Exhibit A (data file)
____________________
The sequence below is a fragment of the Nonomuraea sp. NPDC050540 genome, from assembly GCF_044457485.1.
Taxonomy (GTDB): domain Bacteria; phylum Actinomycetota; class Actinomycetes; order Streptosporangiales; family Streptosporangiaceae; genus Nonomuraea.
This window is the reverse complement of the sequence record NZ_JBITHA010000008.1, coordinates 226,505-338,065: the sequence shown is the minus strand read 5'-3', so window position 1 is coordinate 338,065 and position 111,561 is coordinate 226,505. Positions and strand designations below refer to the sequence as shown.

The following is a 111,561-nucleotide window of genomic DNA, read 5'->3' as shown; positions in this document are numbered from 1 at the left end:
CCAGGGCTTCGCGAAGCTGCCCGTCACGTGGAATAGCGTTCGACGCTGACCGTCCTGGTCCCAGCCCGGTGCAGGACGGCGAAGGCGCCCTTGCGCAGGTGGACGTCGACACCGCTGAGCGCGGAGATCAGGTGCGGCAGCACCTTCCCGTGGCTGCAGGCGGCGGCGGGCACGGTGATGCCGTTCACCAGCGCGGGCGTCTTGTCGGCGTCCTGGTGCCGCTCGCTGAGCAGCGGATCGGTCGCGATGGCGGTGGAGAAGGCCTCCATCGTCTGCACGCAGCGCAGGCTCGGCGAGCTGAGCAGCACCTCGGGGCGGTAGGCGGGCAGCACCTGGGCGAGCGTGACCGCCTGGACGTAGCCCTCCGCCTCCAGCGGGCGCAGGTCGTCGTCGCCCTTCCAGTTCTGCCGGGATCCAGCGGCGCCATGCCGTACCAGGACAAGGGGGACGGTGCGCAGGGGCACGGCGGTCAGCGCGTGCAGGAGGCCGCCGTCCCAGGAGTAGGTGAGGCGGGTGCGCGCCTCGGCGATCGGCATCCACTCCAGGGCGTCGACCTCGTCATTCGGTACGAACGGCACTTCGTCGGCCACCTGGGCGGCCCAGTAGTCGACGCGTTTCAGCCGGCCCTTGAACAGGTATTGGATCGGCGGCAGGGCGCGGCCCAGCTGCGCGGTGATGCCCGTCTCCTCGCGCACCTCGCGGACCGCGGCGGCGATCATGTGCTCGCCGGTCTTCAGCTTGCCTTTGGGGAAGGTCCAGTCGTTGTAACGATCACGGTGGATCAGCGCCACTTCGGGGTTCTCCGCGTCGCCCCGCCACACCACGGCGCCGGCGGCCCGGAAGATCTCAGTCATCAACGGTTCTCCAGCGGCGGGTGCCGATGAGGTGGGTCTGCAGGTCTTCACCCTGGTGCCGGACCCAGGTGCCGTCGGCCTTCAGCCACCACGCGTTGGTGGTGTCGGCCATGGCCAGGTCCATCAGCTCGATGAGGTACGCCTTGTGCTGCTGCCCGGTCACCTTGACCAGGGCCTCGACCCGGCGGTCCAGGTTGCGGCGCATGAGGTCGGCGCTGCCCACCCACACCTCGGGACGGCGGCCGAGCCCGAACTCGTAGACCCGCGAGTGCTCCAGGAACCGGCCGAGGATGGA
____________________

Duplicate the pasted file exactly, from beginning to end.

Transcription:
The sequence below is a fragment of the Nonomuraea sp. NPDC050540 genome, from assembly GCF_044457485.1.
Taxonomy (GTDB): domain Bacteria; phylum Actinomycetota; class Actinomycetes; order Streptosporangiales; family Streptosporangiaceae; genus Nonomuraea.
This window is the reverse complement of the sequence record NZ_JBITHA010000008.1, coordinates 226,505-338,065: the sequence shown is the minus strand read 5'-3', so window position 1 is coordinate 338,065 and position 111,561 is coordinate 226,505. Positions and strand designations below refer to the sequence as shown.

The following is a 111,561-nucleotide window of genomic DNA, read 5'->3' as shown; positions in this document are numbered from 1 at the left end:
CCAGGGCTTCGCGAAGCTGCCCGTCACGTGGAATAGCGTTCGACGCTGACCGTCCTGGTCCCAGCCCGGTGCAGGACGGCGAAGGCGCCCTTGCGCAGGTGGACGTCGACACCGCTGAGCGCGGAGATCAGGTGCGGCAGCACCTTCCCGTGGCTGCAGGCGGCGGCGGGCACGGTGATGCCGTTCACCAGCGCGGGCGTCTTGTCGGCGTCCTGGTGCCGCTCGCTGAGCAGCGGATCGGTCGCGATGGCGGTGGAGAAGGCCTCCATCGTCTGCACGCAGCGCAGGCTCGGCGAGCTGAGCAGCACCTCGGGGCGGTAGGCGGGCAGCACCTGGGCGAGCGTGACCGCCTGGACGTAGCCCTCCGCCTCCAGCGGGCGCAGGTCGTCGTCGCCCTTCCAGTTCTGCCGGGATCCAGCGGCGCCATGCCGTACCAGGACAAGGGGGACGGTGCGCAGGGGCACGGCGGTCAGCGCGTGCAGGAGGCCGCCGTCCCAGGAGTAGGTGAGGCGGGTGCGCGCCTCGGCGATCGGCATCCACTCCAGGGCGTCGACCTCGTCATTCGGTACGAACGGCACTTCGTCGGCCACCTGGGCGGCCCAGTAGTCGACGCGTTTCAGCCGGCCCTTGAACAGGTATTGGATCGGCGGCAGGGCGCGGCCCAGCTGCGCGGTGATGCCCGTCTCCTCGCGCACCTCGCGGACCGCGGCGGCGATCATGTGCTCGCCGGTCTTCAGCTTGCCTTTGGGGAAGGTCCAGTCGTTGTAACGATCACGGTGGATCAGCGCCACTTCGGGGTTCTCCGCGTCGCCCCGCCACACCACGGCGCCGGCGGCCCGGAAGATCTCAGTCATCAACGGTTCTCCAGCGGCGGGTGCCGATGAGGTGGGTCTGCAGGTCTTCACCCTGGTGCCGGACCCAGGTGCCGTCGGCCTTCAGCCACCACGCGTTGGTGGTGTCGGCCATGGCCAGGTCCATCAGCTCGATGAGGTACGCCTTGTGCTGCTGCCCGGTCACCTTGACCAGGGCCTCGACCCGGCGGTCCAGGTTGCGGCGCATGAGGTCGGCGCTGCCCACCCACACCTCGGGACGGCGGCCGAGCCCGAACTCGTAGACCCGCGAGTGCTCCAGGAACCGGCCGAGGATGGA